• Live Free or Die Hard (2007) | Federal Agencies Depicted Negatively
    Matt Farrell says "It took FEMA *five days* to get water to the Superdome" when John McClane wonders aloud if the government has a department that can handle a problem they encounter.
  • Live Free or Die Hard (2007) | Federal Agencies Depicted Negatively
    Cyber security consultant to the Department of Defense, Thomas Gabriel, hacks into NORAD and shuts down the entire defense network with just a laptop to show that it's vulnerable after his bosses refuses to listen to his concerns.
    Staff Aside
    This is making the department of defense and the federal government look incompetent if one person with a laptop can shut down their defenses. Also, they would have systems in place so that genuine concerns like Thomas Gabriel's wouldn't be ignored.
  • Live Free or Die Hard (2007) | FBI Depicted as Incompetent
    The FBI cyber division has trouble handling a massive cyber attack on the country, but a lone hacker Matthew Farrell is able to figure things out and help save the day instead.
  • ATF agent Jack Valentine is foiled multiple times by arms trafficker Yuri Orlov despite the extensive resources of Interpol backing him up. When they finally do catch him, higher ups in the US federal government orchestrate his release so he can facilitate under the table weapons deals to further America's interests.
    Historical Context
    The real life weapons smuggler Viktor Bout that the movie was largely based on was caught in Thailand in 2008 with help from the DEA. The USA successfully got him extradited and subsequently found guilty and sentenced to 25 years in federal prison in 2012. The movie version doesn't go to prison though because the federal government is corrupt.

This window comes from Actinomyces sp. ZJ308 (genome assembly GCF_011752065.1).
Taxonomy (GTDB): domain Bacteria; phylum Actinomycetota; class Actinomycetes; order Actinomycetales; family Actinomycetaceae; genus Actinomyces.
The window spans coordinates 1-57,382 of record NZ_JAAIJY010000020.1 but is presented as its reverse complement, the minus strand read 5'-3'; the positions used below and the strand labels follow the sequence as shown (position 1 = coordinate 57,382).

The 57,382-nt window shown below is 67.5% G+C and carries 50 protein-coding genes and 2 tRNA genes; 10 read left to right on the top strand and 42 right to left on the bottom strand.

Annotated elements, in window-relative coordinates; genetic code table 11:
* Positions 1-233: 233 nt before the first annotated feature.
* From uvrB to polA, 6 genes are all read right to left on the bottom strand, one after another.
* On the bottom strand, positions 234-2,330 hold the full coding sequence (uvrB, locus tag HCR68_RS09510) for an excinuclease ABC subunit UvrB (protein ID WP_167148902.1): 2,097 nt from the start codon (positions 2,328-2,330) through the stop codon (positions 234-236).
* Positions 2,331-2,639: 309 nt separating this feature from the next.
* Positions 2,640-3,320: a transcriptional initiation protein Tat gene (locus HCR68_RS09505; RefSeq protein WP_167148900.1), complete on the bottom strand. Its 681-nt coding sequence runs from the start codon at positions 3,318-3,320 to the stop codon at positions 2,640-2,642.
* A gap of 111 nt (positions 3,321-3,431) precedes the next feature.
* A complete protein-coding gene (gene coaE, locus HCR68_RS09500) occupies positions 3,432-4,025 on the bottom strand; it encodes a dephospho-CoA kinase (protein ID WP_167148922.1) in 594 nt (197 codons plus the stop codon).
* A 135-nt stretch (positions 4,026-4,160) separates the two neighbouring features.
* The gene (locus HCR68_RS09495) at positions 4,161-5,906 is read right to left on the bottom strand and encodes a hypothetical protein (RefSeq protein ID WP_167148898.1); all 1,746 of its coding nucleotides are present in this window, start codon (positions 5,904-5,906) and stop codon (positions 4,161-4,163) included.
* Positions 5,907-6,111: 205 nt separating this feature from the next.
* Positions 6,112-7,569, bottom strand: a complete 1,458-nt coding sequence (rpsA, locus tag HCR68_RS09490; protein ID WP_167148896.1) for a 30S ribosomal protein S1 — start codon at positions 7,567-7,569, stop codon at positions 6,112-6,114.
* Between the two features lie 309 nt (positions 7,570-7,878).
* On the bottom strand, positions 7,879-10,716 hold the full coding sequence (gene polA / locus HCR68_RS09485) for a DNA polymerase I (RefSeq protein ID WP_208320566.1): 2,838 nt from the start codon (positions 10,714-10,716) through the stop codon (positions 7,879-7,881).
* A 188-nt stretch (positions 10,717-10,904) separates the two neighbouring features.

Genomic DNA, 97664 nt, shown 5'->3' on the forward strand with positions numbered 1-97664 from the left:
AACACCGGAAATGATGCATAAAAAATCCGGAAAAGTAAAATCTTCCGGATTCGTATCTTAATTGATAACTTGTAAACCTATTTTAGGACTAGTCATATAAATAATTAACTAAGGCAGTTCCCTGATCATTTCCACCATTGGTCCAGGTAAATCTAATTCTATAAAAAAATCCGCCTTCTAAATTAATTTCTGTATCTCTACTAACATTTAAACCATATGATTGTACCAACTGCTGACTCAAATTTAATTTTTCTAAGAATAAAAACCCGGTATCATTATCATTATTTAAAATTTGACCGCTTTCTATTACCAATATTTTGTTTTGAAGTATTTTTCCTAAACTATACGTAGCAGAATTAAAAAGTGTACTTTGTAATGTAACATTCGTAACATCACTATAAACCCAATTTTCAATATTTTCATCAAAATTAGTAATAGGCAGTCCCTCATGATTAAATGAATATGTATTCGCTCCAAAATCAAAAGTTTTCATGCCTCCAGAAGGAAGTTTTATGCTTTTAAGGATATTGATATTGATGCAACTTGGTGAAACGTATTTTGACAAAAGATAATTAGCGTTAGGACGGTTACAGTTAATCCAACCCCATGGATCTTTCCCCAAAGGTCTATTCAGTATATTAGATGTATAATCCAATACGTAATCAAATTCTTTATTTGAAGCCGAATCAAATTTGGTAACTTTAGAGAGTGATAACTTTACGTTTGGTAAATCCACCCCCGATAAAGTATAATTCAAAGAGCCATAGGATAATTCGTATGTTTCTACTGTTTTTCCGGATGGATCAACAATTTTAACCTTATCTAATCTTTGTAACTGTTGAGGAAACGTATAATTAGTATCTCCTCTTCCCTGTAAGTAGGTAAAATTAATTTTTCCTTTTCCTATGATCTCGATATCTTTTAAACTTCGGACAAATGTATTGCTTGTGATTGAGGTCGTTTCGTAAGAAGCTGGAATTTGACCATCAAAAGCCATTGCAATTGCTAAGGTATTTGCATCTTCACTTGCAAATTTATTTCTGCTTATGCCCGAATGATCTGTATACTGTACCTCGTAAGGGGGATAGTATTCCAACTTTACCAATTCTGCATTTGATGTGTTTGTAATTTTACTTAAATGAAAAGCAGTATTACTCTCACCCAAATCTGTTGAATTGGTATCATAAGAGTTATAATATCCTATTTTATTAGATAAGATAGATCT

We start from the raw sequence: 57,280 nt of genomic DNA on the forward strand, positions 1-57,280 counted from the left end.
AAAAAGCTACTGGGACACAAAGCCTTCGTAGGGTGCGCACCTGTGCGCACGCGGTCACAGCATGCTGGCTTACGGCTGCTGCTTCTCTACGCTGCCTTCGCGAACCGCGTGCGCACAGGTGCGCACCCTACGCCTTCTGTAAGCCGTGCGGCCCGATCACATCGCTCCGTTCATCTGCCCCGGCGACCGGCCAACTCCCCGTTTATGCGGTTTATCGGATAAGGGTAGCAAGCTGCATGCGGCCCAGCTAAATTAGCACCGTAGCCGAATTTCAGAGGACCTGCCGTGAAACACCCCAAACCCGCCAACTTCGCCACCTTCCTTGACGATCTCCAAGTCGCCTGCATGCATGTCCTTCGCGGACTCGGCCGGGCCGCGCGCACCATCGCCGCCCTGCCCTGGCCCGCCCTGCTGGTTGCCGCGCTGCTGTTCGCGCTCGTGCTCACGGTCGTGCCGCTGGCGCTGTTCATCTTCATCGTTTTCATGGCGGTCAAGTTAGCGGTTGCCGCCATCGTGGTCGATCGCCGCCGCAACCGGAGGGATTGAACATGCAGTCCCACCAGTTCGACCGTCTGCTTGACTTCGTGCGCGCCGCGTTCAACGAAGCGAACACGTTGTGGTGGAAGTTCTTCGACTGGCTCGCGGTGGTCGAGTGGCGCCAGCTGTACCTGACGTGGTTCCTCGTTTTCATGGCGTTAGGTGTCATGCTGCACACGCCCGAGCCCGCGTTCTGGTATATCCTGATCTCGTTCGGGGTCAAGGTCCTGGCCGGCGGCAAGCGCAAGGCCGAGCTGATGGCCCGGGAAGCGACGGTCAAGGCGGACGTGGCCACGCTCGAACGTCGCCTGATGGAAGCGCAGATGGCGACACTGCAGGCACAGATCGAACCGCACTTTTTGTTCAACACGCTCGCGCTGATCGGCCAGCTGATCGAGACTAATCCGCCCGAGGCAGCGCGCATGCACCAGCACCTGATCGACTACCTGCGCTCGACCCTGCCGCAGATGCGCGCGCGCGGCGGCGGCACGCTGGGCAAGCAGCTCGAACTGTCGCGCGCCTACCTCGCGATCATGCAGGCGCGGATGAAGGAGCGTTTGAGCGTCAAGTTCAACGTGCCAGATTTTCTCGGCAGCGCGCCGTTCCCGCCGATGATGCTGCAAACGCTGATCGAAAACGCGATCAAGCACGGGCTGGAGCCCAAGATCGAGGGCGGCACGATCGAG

• After the Sunset (2004) | FBI Depicted as Incompetent
    FBI Agent Lloyd is constantly outwitted by jewel thief Max.
  • Catch Me If You Can (2002) | FBI Depicted as Incompetent
    Frank (Leonardo DiCaprio) concocts an elaborate scheme where he convinces a group of aspiring female flight attendants that he's an airline pilot and that they will be accompanying him on a two-month tour of Europe, but what he's really using them for is to avoid being captured by FBI agents waiting for him at the airport. He confidently walks in to the airport with the ladies surrounding him, breezing past the countless FBI agents and police officers there to nab him, with all of them instead freezing and gawking at the beautiful women as they walk through the airport, allowing Frank to walk right past them onto his flight.
  • Catch Me If You Can (2002) | FBI Depicted as Incompetent
    Frank (Leonardo DiCaprio) convinces Carl (Tom Hanks) to let him go to the bathroom alone on the airplane because he's "going to be sick" after finding out that his father has passed away. He still hasn't come out of the bathroom as the plane begins its descent, so the agents break in to the toilet only to find Frank has vanished. They quickly realize Frank crawled through the space below the toilet and into the cargo hold below. As the plane lands the FBI agents feverishly run through the cabin telling people to stay in their seats, but it's too late and Carl hopelessly watches as Frank jumps out of the plane and escapes from the FBI yet again.
  • Catch Me If You Can (2002) | FBI Depicted as Incompetent
    Carl (Tom Hanks) catches Frank (Leonardo DiCaprio) red handed in his hotel room, but Frank talks his way out of getting arrested by convincing Carl that he's a member of the Secret Service. He even gives Carl his wallet to prove he's a Secret Service agent, but instead of opening up the wallet and verifying Frank's story, he inexplicably keeps it closed and chooses to believe him. Frank then tells Carl that he needs to take some evidence down to his car and asks him to stay in the room to make sure nothing is tampered with. By the time Carl opens up the wallet to find it full of random clippings Frank is stepping into his car and driving away.
  • Catch Me If You Can (2002) | IRS Depicted Negatively
    Frank Sr. (Christopher Walken) complains that he "had a deal with" the IRS but "they ate the cake, now they want the crumbs." As he continues to express his frustration with the agency he threatens to "make them chase me for the rest of their lives."
  • Catch Me If You Can (2002) | IRS Depicted Negatively